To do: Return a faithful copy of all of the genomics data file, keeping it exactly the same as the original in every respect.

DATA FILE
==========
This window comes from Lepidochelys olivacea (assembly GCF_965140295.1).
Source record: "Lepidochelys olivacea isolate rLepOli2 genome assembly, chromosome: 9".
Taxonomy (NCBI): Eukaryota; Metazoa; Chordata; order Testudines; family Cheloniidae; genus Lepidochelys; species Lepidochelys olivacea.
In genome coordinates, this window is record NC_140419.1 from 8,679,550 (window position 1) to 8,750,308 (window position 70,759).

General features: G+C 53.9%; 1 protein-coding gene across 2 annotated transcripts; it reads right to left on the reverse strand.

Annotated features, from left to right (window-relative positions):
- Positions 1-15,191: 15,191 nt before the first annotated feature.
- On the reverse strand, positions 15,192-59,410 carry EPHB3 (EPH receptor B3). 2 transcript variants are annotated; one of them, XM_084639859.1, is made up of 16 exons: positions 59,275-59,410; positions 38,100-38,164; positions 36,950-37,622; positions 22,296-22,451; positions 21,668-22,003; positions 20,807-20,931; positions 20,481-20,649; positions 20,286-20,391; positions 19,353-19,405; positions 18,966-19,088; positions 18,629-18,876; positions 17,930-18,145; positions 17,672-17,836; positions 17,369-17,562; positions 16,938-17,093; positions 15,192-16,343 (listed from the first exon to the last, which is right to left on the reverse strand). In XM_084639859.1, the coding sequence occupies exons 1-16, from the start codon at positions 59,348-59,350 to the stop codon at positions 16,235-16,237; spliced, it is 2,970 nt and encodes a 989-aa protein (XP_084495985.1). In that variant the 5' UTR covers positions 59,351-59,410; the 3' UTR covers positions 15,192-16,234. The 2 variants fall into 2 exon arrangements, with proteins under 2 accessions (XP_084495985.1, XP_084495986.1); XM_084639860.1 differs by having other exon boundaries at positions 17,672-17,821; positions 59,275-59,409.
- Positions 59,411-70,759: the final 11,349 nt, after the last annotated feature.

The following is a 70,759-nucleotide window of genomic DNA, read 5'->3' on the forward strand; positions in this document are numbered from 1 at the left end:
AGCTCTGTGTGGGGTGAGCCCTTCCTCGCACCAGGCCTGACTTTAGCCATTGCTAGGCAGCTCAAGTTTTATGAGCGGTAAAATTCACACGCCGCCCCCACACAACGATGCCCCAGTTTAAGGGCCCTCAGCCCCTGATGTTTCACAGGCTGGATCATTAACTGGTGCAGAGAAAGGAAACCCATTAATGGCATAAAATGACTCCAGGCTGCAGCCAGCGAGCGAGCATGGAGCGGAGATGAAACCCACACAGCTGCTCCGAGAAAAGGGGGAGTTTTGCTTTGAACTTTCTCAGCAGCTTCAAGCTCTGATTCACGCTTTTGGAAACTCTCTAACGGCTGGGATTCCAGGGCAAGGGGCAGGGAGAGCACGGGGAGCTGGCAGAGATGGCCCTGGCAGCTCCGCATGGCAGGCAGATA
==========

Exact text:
This window comes from Lepidochelys olivacea (assembly GCF_965140295.1).
Source record: "Lepidochelys olivacea isolate rLepOli2 genome assembly, chromosome: 9".
Taxonomy (NCBI): Eukaryota; Metazoa; Chordata; order Testudines; family Cheloniidae; genus Lepidochelys; species Lepidochelys olivacea.
In genome coordinates, this window is record NC_140419.1 from 8,679,550 (window position 1) to 8,750,308 (window position 70,759).

General features: G+C 53.9%; 1 protein-coding gene across 2 annotated transcripts; it reads right to left on the reverse strand.

Annotated features, from left to right (window-relative positions):
- Positions 1-15,191: 15,191 nt before the first annotated feature.
- On the reverse strand, positions 15,192-59,410 carry EPHB3 (EPH receptor B3). 2 transcript variants are annotated; one of them, XM_084639859.1, is made up of 16 exons: positions 59,275-59,410; positions 38,100-38,164; positions 36,950-37,622; positions 22,296-22,451; positions 21,668-22,003; positions 20,807-20,931; positions 20,481-20,649; positions 20,286-20,391; positions 19,353-19,405; positions 18,966-19,088; positions 18,629-18,876; positions 17,930-18,145; positions 17,672-17,836; positions 17,369-17,562; positions 16,938-17,093; positions 15,192-16,343 (listed from the first exon to the last, which is right to left on the reverse strand). In XM_084639859.1, the coding sequence occupies exons 1-16, from the start codon at positions 59,348-59,350 to the stop codon at positions 16,235-16,237; spliced, it is 2,970 nt and encodes a 989-aa protein (XP_084495985.1). In that variant the 5' UTR covers positions 59,351-59,410; the 3' UTR covers positions 15,192-16,234. The 2 variants fall into 2 exon arrangements, with proteins under 2 accessions (XP_084495985.1, XP_084495986.1); XM_084639860.1 differs by having other exon boundaries at positions 17,672-17,821; positions 59,275-59,409.
- Positions 59,411-70,759: the final 11,349 nt, after the last annotated feature.

The following is a 70,759-nucleotide window of genomic DNA, read 5'->3' on the forward strand; positions in this document are numbered from 1 at the left end:
AGCTCTGTGTGGGGTGAGCCCTTCCTCGCACCAGGCCTGACTTTAGCCATTGCTAGGCAGCTCAAGTTTTATGAGCGGTAAAATTCACACGCCGCCCCCACACAACGATGCCCCAGTTTAAGGGCCCTCAGCCCCTGATGTTTCACAGGCTGGATCATTAACTGGTGCAGAGAAAGGAAACCCATTAATGGCATAAAATGACTCCAGGCTGCAGCCAGCGAGCGAGCATGGAGCGGAGATGAAACCCACACAGCTGCTCCGAGAAAAGGGGGAGTTTTGCTTTGAACTTTCTCAGCAGCTTCAAGCTCTGATTCACGCTTTTGGAAACTCTCTAACGGCTGGGATTCCAGGGCAAGGGGCAGGGAGAGCACGGGGAGCTGGCAGAGATGGCCCTGGCAGCTCCGCATGGCAGGCAGATA